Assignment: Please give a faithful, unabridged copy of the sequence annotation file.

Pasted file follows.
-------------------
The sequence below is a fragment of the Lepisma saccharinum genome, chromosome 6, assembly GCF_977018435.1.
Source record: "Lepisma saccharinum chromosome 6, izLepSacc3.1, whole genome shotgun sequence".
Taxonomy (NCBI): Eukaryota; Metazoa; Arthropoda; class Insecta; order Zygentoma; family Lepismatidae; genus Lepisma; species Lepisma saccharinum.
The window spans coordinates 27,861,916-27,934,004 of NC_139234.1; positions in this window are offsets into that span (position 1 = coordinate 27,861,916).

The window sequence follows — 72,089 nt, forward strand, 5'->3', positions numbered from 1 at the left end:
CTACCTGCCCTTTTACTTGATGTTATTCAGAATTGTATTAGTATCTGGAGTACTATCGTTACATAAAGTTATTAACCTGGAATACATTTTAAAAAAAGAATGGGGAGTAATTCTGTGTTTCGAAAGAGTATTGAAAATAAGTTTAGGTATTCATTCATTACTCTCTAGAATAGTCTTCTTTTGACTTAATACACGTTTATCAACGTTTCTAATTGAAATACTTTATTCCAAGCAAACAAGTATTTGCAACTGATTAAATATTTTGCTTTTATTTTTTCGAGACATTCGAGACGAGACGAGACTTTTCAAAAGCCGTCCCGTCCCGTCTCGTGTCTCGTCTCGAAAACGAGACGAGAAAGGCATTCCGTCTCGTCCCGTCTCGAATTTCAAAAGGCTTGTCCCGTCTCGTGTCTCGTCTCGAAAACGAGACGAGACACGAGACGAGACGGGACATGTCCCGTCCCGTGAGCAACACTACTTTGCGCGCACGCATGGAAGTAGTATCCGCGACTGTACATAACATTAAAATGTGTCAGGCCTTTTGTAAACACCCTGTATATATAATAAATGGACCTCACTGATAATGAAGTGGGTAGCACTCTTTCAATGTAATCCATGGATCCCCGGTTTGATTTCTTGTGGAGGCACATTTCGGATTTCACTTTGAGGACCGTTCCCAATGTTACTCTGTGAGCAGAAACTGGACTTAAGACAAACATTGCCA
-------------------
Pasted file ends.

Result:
The sequence below is a fragment of the Lepisma saccharinum genome, chromosome 6, assembly GCF_977018435.1.
Source record: "Lepisma saccharinum chromosome 6, izLepSacc3.1, whole genome shotgun sequence".
Taxonomy (NCBI): Eukaryota; Metazoa; Arthropoda; class Insecta; order Zygentoma; family Lepismatidae; genus Lepisma; species Lepisma saccharinum.
The window spans coordinates 27,861,916-27,934,004 of NC_139234.1; positions in this window are offsets into that span (position 1 = coordinate 27,861,916).

The window sequence follows — 72,089 nt, forward strand, 5'->3', positions numbered from 1 at the left end:
CTACCTGCCCTTTTACTTGATGTTATTCAGAATTGTATTAGTATCTGGAGTACTATCGTTACATAAAGTTATTAACCTGGAATACATTTTAAAAAAAGAATGGGGAGTAATTCTGTGTTTCGAAAGAGTATTGAAAATAAGTTTAGGTATTCATTCATTACTCTCTAGAATAGTCTTCTTTTGACTTAATACACGTTTATCAACGTTTCTAATTGAAATACTTTATTCCAAGCAAACAAGTATTTGCAACTGATTAAATATTTTGCTTTTATTTTTTCGAGACATTCGAGACGAGACGAGACTTTTCAAAAGCCGTCCCGTCCCGTCTCGTGTCTCGTCTCGAAAACGAGACGAGAAAGGCATTCCGTCTCGTCCCGTCTCGAATTTCAAAAGGCTTGTCCCGTCTCGTGTCTCGTCTCGAAAACGAGACGAGACACGAGACGAGACGGGACATGTCCCGTCCCGTGAGCAACACTACTTTGCGCGCACGCATGGAAGTAGTATCCGCGACTGTACATAACATTAAAATGTGTCAGGCCTTTTGTAAACACCCTGTATATATAATAAATGGACCTCACTGATAATGAAGTGGGTAGCACTCTTTCAATGTAATCCATGGATCCCCGGTTTGATTTCTTGTGGAGGCACATTTCGGATTTCACTTTGAGGACCGTTCCCAATGTTACTCTGTGAGCAGAAACTGGACTTAAGACAAACATTGCCA